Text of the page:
Building Owners Investing in Operating Coworking Spaces
In cities all around the world, the concept of open office floor plans filled with multiple freelancers, entrepreneurs, and startups has become increasingly popular. With this increase in demand for coworking spaces, it has led to increased opportunities for real-estate investors to jump into the market place. For some of them, they have seen a viable increase in their profits from their current or previous ownership of more “traditional” office spaces.
Filling Unused Spaces
Major coworking companies, such as WeWork, have become significant disruptions to the landlords and major corporate office companies around the world. The amenities these companies offer, such as short-term flexible leases and comfortable work stations which many millennials find attractive, have led to an increase in startups and entrepreneurs seeking to break away from the old office floor plans for the newly designed coworking spaces. As a result, many of these established landlords and global property investors have seen an increase in unused space at their locations. For some, instead of holding steadfast against this trend have decided to embrace it and invest their money in coworking spaces, whether that be in new properties or their own. Tishman Speyer is an example of a well established global property investment company that is looking to embrace this new trend by rolling out six coworking spaces of their own in various cities around the country and globe.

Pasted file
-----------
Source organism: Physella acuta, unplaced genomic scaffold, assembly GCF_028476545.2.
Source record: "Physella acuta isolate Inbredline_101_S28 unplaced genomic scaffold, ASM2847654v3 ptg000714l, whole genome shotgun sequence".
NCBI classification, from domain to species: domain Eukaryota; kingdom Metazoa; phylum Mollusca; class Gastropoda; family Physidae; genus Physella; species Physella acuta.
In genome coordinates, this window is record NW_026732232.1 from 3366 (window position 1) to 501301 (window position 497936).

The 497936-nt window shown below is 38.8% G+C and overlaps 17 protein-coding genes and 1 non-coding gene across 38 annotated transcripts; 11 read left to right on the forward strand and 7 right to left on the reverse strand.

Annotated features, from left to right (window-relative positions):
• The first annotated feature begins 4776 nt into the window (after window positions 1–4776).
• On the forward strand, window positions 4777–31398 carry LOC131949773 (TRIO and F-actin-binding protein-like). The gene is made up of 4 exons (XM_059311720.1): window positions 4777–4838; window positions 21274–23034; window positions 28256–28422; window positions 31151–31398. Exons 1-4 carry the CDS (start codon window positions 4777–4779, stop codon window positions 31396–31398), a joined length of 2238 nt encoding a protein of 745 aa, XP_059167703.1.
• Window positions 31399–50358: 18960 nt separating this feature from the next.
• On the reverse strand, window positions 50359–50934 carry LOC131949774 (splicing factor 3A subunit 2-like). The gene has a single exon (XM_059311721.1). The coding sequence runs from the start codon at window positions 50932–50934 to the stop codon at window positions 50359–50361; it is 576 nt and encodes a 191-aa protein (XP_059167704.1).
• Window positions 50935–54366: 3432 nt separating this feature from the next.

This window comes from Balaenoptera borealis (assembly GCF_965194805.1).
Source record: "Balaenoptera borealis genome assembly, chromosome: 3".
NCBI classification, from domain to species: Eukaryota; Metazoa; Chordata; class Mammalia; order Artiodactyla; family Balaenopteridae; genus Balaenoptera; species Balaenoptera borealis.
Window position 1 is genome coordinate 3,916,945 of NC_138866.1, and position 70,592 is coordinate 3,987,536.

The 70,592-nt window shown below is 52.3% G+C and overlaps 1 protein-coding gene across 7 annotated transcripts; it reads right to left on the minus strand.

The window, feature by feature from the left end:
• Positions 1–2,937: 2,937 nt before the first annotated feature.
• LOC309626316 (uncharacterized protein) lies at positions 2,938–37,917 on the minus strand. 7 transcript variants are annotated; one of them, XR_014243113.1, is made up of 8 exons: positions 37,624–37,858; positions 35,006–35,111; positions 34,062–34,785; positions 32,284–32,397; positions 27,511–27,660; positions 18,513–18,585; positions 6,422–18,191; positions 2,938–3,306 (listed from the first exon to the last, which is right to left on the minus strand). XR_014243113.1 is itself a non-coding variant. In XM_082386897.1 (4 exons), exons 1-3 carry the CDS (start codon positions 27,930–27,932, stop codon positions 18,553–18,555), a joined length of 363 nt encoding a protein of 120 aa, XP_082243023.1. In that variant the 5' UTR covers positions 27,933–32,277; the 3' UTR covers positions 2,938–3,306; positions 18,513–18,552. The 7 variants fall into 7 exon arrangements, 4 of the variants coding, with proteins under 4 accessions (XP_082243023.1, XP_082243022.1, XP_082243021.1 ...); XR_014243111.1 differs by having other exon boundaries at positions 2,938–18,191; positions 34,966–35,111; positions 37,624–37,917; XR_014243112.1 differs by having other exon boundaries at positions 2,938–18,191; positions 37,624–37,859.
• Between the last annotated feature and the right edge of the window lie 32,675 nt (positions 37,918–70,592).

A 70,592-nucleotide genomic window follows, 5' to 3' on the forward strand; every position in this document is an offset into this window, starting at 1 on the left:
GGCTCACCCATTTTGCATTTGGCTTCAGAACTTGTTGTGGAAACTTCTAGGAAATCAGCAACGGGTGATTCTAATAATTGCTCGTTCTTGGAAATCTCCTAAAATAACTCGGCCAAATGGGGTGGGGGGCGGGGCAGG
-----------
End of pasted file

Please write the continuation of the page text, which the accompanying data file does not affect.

A Return On Their Investment
Some landlords might be hesitant to get involved in coworking spaces because they are unsure about the return on their investment it might have. After all, the idea of offering up short-term flexible leases might not be as attractive as long-term financial stability. However, financial results have shown that property owners can yield anywhere between 2-3 times more money per square foot over traditional office space. This is in large part due to the ability to charge more at a premium price for allowing flexible shorter-term leases and office amenities,such as communal beer taps and film screening rooms, and providing contemporary and collaboration-friendly spaces.
The Trend Continues
It is hardly a secret that most people view coworking spaces as a more “millennial” way to conduct daily business. Although millennials are not the only ones who occupy coworking spaces, they do make up the majority of users. Currently, there are 92 million employees that fall within the millennial age range. By 2030 it is estimated that up to 75% of the entire world’s workforce will be comprised of millennials. It is no wonder then why many property owners have begun investing in properties that they can convert into coworking spaces. For some, they have even gotten creative with the buildings they own by tapping into their histories and using it as a selling point for entrepreneurs and startups. These have included old warehouses and even former brothels converting into coworking spaces. This can be viewed all as a way to invest in a workforce that is only continuing to grow.
The way business is primarily conducted in today’s society has evolved over the last 20 years, and that evolution continues to change even to this day. With these changes, the locations and floor plans where business occurs are changing alongside this trend. With an emphasis on making work-related spaces more cohesive and enjoyablet, investors and landlords will continue to look for the latest trends and coworking concepts as a means to attract and progress the working culture.